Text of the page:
Mine have had bank accounts with debit cards since year 7.
I transfer their pocket money in on the first of the month from my own account.
Does he not have a bank account?

Tbh if you want to teach him about how to manage money, I'd be more inclined to go with a bank account and debit card.

Joanne101030 Wed 29-Jan-14 21:19:11

Thank you for all your comments. I tried 3 banks today Lloyds, Nat west and Halifax. I was least impressed with Lloyds.
I have learned that at age 16 I have no control over my sons account unless he agrees to it. But at age 18 I can have a joint account with him. It's a joint account I would like now. Lloyds didn't seem to understand why this was a problem and got a bit aggressive (!).
I think I am going to give the bank account a try (if you knew my son you would know why I am a bit apprehensive -lovely as he is! Can anyone advise on a good bank to go for please? Someone has recommended Nation wide.
Thank you

DustyBaubles Wed 29-Jan-14 21:27:08

My pre teen has a nationwide account, but again I think they are all much of a muchness. It's really when you get to student accounts that you might find one offers a railcard or something that might be useful.

I wold expect a 16 year old to be able to manage their own account though, indeed, I expect my younger children to do so, otherwise they'd be at a complete loss once they need to juggle student finance etc.

I don't know the legal position on under 18s and joint accounts. Does your son want such a thing?

fuzzle Wed 29-Jan-14 21:34:10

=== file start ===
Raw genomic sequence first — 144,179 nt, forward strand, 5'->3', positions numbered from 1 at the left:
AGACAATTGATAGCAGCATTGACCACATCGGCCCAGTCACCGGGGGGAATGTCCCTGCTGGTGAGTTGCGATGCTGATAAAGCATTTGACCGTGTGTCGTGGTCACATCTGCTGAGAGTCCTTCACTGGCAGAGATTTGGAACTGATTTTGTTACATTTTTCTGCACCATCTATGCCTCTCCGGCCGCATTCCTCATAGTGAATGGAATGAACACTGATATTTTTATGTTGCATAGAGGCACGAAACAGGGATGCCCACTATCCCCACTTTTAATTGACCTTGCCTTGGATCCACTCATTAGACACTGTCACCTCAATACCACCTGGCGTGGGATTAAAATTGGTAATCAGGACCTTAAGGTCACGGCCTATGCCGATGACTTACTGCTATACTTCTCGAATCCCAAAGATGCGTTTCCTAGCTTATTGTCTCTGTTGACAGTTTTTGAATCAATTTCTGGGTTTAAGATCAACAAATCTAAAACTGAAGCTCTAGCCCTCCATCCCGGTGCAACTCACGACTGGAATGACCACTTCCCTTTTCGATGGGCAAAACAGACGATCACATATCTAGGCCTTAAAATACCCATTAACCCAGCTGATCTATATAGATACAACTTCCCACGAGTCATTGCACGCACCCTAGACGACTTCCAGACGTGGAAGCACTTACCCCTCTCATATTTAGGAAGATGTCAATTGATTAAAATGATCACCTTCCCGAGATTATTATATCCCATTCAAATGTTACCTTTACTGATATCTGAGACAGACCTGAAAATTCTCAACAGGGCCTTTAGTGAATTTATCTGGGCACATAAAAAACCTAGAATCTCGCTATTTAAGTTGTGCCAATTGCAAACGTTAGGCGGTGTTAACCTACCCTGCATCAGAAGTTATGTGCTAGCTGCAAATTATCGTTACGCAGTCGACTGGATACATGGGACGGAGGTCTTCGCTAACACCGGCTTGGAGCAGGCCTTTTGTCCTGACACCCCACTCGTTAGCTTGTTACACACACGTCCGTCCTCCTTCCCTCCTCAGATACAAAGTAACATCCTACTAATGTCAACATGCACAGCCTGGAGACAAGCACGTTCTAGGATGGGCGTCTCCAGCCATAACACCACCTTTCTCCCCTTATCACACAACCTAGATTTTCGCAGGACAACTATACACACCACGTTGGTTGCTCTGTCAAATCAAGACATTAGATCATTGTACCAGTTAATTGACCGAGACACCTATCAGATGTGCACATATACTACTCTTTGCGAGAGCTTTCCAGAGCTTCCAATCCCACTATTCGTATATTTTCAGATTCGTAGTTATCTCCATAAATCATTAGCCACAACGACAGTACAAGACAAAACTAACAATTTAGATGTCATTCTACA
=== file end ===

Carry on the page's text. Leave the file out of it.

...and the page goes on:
Hi as a trial run could you maybe get him an account and only put limited money (i.e. only the amounts that he can freely spend). If he gets a part-time job, the money goes in their too. He has total sole control on his account with you not checking anything. Unless he has special needs, I really think he needs to be able to manage some money all on his own. Otherwise he'll never learn. Later if you need to put large chunks into an account for him that you want to see what happens to then you could get an additional joint account. I don't think there's much in it with the main banks and building societies really. Look and see if there are any offering incentives atm. I know ppl who use natwest, hsbc, co-op, barclays, they all seem to be the same pretty much.

To be honest you can control it if you want, i do my DD's internet banking for her as she cant be bothered, every week i transfer the pennies left in her account into a savings account that she has no card for, also she puts some of her birthday/christmas money in there. I pay in £10 a week for her plus extra when im feeling generous, She has a santander account very easy to set up an i did it all online didn't even have to go into the bank.

AnotherWorld Thu 30-Jan-14 22:47:52

He's 16. And unless he's got SN I agree with PP that this is for him to sort out and manage isn't it?

Ragwort Fri 31-Jan-14 09:05:48

I think you need to tell us what your concerns are. Do you think he will withdraw all the money and spend it unwisely?

My DS only gets £10 a month grin - he understands that he doesn't get any more if it is spent and if wants clothes/expensive deodrant/presents for his friends/playstation stuff he has to save it up.

Fortunately he is quite frugal grin and has never abused the account (Nationwide Building Society) - he can't go 'overdrawn' and he has never asked us for any more.

Can you do a trial - ie; transfer what ever you consider appropriate to his account for three months, remind him what it is meant to cover and then review at the end of the three months?

Joanne101030 Sat 01-Feb-14 17:30:27

Hi thanks. I am going to have a trail run with a 16-18 bank account.
Thanks very much.
Xxx

CogitoErgoSometimes Tue 04-Feb-14 13:54:01

If you think your son is going to be irresponsible then all you have to do is be custodian of his bank card. If he needs to take out cash or buy something he has to ask you for the card and explain what it's for.